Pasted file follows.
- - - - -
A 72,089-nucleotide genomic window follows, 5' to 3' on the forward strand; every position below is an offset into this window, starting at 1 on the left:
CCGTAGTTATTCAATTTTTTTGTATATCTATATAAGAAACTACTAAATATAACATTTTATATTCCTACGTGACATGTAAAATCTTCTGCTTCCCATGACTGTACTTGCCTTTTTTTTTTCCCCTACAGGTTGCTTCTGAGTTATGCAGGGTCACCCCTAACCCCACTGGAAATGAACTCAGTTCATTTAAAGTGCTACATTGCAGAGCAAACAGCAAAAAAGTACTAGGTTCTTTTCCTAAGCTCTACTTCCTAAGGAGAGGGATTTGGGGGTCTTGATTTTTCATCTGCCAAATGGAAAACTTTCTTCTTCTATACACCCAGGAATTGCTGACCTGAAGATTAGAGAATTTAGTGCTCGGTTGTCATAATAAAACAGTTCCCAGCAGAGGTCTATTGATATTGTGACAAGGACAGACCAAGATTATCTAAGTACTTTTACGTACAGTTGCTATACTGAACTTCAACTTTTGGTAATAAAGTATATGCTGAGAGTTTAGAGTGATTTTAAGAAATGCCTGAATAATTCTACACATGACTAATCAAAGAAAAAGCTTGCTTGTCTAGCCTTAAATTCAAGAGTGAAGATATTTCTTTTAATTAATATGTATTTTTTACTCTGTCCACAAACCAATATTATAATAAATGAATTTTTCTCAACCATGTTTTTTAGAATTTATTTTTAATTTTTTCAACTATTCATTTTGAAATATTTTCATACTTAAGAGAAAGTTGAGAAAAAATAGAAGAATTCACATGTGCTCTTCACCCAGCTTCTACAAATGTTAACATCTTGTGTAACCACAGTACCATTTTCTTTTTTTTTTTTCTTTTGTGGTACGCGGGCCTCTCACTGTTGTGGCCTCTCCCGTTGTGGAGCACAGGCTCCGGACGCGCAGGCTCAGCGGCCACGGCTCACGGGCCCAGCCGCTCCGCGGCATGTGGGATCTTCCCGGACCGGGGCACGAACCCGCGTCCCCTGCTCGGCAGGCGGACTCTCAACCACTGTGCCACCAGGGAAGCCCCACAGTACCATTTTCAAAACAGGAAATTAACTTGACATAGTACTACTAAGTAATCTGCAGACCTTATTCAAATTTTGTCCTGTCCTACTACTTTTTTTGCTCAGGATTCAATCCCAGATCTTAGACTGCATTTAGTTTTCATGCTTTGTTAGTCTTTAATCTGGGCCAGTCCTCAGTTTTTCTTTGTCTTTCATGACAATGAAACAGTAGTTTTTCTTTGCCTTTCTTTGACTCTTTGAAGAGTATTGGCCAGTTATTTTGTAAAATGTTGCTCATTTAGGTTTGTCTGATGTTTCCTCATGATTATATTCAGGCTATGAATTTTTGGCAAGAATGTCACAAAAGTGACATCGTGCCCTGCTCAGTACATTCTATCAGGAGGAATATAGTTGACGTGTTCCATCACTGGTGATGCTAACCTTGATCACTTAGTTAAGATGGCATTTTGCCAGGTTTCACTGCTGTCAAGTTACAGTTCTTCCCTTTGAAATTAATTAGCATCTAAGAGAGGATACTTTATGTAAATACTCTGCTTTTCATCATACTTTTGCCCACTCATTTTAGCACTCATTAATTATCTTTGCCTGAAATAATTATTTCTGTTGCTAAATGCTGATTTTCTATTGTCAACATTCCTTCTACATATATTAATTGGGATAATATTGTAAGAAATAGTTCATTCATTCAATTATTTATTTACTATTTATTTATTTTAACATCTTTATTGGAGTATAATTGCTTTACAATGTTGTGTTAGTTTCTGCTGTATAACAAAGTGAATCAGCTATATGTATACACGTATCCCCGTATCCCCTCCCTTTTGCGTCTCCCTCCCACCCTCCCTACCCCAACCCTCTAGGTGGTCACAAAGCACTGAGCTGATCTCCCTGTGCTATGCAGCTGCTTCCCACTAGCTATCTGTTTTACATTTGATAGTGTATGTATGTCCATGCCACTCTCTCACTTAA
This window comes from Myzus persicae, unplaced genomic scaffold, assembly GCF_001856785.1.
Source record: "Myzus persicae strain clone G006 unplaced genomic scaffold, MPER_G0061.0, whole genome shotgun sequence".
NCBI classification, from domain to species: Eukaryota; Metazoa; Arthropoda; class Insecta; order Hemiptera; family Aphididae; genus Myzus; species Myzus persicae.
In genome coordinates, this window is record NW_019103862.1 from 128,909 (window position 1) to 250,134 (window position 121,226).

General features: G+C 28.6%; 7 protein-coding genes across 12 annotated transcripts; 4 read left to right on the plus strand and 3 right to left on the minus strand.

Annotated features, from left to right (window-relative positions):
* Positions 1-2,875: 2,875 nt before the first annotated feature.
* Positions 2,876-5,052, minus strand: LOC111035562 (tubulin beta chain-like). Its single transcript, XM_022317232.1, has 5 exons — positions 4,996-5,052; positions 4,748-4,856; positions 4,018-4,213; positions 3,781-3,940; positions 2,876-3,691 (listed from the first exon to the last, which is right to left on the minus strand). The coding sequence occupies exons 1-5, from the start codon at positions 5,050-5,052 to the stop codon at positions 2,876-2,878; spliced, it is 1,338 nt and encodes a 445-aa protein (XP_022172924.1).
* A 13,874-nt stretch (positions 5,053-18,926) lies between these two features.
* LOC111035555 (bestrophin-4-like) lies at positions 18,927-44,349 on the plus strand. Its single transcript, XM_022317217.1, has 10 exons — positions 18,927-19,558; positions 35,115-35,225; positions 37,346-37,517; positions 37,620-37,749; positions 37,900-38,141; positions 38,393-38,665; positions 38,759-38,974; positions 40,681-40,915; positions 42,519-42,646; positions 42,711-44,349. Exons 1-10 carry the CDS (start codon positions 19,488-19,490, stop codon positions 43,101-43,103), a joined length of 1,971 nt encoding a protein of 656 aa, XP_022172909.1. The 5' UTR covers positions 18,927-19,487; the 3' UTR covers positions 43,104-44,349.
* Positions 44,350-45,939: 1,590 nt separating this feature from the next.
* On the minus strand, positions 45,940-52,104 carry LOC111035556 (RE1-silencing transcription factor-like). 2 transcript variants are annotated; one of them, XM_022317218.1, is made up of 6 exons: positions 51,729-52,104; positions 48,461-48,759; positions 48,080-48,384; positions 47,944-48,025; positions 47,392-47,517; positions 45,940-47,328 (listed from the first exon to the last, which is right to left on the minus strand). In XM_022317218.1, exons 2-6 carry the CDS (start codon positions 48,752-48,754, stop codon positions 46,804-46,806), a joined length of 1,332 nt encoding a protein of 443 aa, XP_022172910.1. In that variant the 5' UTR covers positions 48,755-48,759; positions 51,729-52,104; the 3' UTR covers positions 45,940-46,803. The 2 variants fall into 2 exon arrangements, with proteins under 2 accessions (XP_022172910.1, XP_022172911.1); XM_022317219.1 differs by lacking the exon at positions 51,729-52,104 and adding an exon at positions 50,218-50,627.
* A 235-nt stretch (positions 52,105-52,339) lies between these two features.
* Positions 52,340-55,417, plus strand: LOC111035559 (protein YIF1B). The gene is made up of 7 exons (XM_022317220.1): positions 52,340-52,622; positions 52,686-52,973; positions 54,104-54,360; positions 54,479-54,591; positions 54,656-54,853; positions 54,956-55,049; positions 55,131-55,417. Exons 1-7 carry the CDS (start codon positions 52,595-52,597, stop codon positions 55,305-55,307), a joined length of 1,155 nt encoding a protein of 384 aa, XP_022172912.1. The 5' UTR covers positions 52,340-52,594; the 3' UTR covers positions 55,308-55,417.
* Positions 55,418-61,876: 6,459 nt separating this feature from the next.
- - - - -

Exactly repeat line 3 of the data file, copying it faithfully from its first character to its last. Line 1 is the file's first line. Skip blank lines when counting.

This window comes from Myzus persicae, unplaced genomic scaffold, assembly GCF_001856785.1.